3 depression misconceptions + what to do about them

MISCONCEPTION 1: That you’re broken

Something I observed in myself whilst experiencing depression and have since seen in others, is that rather than underperforming or being “broken”, it’s very possible that you’re actually just performing

Here’s what I mean; you are simultaneously desiring something, have awareness that it’s lacking, and the intelligence to deeply question why that is.  This is a sequence many people don’t ever stop to introspect on in their entire life. 

The thing is that this can lead to a feeling of deep unfulfillment and sadness if you don’t also have the skills to draw a workable solution.  When you find yourself here you essentially have a high level of self awareness, and little idea what to do with it. 

You’re left feeling challenged in your ability to experience meaning and connection in the world and often using a strategy of self preservation to become “realistic” (read: very skeptical) about life’s potential so as not to suffer further when something doesn’t come together. 

The problem is that when you suppress life’s potential in this way you also suppress opportunities to feel joy and liveliness.  You are a perfectly performing human that simply requires the activation of additional resources you already have within yourself to express in a happy and connected experience of life.

MISCONCEPTION 2: That once you have a diagnosis you have the answer

The truth is, you can choose to use any diagnosis as an informed starting point, rather than a predetermined future outcome. 

To reach a diagnosis, there is a requirement to ask questions and understand the problem.  Once you have that, you can then choose to ask questions to understand a solution… and then ask more questions, and then ask more questions – turning your curious mindset right up.  A refusal to settle until you have what you want.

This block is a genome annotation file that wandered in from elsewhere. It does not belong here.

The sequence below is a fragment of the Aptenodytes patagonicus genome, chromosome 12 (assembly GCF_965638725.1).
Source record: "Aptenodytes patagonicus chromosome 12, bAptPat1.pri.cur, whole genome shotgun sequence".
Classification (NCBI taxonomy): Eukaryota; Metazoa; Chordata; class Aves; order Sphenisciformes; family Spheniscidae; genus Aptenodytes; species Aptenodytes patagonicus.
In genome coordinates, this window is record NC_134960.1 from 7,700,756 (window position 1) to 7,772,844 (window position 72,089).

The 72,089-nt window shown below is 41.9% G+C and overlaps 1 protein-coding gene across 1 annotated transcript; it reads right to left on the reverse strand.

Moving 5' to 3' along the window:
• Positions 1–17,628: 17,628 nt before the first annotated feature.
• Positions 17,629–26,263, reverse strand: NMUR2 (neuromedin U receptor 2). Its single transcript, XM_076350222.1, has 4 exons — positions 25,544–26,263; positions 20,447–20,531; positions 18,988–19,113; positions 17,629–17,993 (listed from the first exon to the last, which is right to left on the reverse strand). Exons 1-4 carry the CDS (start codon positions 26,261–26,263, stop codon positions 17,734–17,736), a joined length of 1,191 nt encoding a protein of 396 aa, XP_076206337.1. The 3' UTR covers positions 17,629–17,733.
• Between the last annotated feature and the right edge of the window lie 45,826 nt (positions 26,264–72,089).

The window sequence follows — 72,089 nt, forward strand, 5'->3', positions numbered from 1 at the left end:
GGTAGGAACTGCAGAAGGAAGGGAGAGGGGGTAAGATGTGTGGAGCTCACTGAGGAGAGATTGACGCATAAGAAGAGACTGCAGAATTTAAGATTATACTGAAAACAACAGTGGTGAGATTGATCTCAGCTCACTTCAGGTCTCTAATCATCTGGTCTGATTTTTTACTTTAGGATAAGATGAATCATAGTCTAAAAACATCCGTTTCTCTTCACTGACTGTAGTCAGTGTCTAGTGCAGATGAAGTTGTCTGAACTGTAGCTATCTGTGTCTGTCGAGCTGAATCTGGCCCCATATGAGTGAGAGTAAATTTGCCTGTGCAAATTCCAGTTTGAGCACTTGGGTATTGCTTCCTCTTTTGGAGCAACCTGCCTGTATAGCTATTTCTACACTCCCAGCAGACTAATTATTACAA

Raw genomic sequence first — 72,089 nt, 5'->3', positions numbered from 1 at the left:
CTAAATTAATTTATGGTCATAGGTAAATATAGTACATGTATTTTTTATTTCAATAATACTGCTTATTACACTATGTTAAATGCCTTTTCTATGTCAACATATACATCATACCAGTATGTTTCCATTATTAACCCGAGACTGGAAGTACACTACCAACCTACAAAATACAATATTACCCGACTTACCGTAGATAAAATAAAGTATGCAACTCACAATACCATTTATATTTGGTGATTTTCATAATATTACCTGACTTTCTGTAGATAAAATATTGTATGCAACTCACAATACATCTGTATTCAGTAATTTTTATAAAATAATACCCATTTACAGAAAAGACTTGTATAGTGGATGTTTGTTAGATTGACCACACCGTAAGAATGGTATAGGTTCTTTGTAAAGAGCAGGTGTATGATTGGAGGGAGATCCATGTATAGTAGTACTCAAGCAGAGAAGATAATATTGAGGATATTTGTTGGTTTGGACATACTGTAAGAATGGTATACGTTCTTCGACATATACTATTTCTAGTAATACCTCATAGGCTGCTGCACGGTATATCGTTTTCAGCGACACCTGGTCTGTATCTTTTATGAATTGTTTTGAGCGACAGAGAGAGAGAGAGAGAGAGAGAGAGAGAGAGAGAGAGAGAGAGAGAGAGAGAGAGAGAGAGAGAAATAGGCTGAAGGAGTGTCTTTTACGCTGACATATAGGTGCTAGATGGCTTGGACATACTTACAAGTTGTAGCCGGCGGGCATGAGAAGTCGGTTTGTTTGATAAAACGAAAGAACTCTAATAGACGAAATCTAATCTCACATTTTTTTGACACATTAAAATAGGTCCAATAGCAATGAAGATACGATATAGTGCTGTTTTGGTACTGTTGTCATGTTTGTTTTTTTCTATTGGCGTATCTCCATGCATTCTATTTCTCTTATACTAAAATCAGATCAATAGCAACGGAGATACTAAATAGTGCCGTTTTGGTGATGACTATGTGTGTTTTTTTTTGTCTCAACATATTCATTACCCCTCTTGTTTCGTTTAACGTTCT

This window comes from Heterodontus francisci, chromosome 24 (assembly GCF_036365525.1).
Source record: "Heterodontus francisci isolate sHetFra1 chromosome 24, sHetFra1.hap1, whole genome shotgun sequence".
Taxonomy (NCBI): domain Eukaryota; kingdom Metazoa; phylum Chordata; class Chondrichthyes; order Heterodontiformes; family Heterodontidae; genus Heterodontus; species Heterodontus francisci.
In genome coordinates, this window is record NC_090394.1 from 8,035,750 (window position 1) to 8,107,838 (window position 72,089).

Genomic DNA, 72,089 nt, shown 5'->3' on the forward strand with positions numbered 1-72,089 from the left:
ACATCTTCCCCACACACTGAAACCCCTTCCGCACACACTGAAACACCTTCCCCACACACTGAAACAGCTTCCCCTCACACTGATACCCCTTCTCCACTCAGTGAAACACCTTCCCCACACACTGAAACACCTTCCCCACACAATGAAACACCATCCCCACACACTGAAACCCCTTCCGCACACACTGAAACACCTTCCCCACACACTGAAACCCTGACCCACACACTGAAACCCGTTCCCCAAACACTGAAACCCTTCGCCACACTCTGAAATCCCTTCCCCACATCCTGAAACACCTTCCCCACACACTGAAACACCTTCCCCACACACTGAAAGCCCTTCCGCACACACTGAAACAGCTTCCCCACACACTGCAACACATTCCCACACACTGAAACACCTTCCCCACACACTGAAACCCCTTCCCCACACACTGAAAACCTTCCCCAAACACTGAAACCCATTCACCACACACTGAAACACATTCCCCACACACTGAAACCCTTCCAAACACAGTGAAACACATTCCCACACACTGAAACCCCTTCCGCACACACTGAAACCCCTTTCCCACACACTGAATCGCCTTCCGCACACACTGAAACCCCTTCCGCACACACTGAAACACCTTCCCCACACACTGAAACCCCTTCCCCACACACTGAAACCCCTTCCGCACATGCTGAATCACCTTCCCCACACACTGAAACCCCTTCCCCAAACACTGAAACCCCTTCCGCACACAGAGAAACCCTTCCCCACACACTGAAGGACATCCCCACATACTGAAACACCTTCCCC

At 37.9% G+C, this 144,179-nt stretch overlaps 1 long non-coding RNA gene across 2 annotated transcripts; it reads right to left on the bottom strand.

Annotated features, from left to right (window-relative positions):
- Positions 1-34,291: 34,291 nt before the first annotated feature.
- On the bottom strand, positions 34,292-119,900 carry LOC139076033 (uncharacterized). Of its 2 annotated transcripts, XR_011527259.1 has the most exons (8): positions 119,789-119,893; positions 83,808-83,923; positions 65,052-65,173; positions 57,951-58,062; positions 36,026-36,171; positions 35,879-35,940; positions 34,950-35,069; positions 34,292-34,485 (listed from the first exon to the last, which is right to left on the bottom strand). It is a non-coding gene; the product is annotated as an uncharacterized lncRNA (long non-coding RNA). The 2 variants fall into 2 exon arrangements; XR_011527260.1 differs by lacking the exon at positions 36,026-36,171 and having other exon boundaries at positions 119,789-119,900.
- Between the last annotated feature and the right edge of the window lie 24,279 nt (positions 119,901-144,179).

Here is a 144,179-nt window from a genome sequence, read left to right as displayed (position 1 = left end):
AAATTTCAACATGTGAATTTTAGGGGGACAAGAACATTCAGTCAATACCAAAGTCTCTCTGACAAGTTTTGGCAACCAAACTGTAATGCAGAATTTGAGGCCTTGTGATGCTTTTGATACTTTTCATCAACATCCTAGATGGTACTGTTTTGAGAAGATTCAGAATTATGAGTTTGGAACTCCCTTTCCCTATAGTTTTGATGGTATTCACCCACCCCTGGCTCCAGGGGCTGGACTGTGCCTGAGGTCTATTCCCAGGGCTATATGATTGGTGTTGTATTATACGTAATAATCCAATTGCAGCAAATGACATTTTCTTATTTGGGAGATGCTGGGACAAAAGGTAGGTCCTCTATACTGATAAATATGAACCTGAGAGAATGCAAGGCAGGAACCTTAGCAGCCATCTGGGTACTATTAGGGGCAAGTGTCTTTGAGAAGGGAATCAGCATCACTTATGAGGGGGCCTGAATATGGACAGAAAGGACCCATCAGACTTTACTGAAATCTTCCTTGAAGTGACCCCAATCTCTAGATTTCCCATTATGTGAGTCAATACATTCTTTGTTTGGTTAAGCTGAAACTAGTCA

This involves learning new things about yourself as an individual; self stimulated education, a deep discovery into your values, and insight into your willingness to make choices. 

YES it does take time and commitment to truly be the leader in your own life and remain informed. It also requires acceptance and understanding that any sizeable problem will require a holistic solution – there aint a quick fix or magic pill I’ve seen to produce meaningful and lasting change. 

What I have seen, is that the person who uses a flexible and open mindset whilst also staying true to them-self is always the happiest.

MISCONCEPTION 3: That there’s nothing you can do about it

I remember feeling like regardless of what I did, the true relief from a depressive period came when my body made the decision to ‘wake up feeling a bit better’.

What I actually discovered after 23 years of depression, was that the more willing I was to lead a life aligned with what was truly important to me at my core, the happier I became and have stayed. 

YES this takes time, painful self enquiry and a letting go of things that work against your happiness.  It’s a process and it’s hard, really fucking hard, and then eventually you get to feel the rewards. 

It makes sense that some women prefer not to take that time, and instead avoid painful self enquiry and refuse to let go of disfunction – but that just wasn’t my way.

Every day that I focused on what was authentically important to me, was a little step in the happiness direction.  And little by little, a little becomes a lot – a HUGE amount actually! 

Believe it or not, the more painful route is staying the same, or starting and then giving up over and over again.


1. Acknowledgment that you are wholeheartedly entitled to your experience of life – whatever that is – however right now it doesn’t match up with what you want for yourself.

2. A readiness and willingness to learn how to become emotionally aware; to recognise, participate with and understand your emotions so that you can use them as an intelligent messenger and then release them and move past them⠀⠀

3. Exploration of what is currently missing from your life that you deeply crave

4. Awareness and questioning of your current beliefs and stories around why you don’t have this and what would prevent you from having it in the future⠀⠀⠀⠀⠀

5. Discovery of who you would need to be and what you would need to do to have a different experience of life⠀⠀⠀⠀⠀⠀⠀

6. A ruthlessly honest assessment of whether you want to be, do and have those things based not only on the benefits, but also the costs. This means true acceptance of your choices

7. The tools to support yourself through these steps and most likely someone experienced to provide honest feedback and support.

If this hits home for you and you’d like to chat about healing depression in your own life – reach out here!

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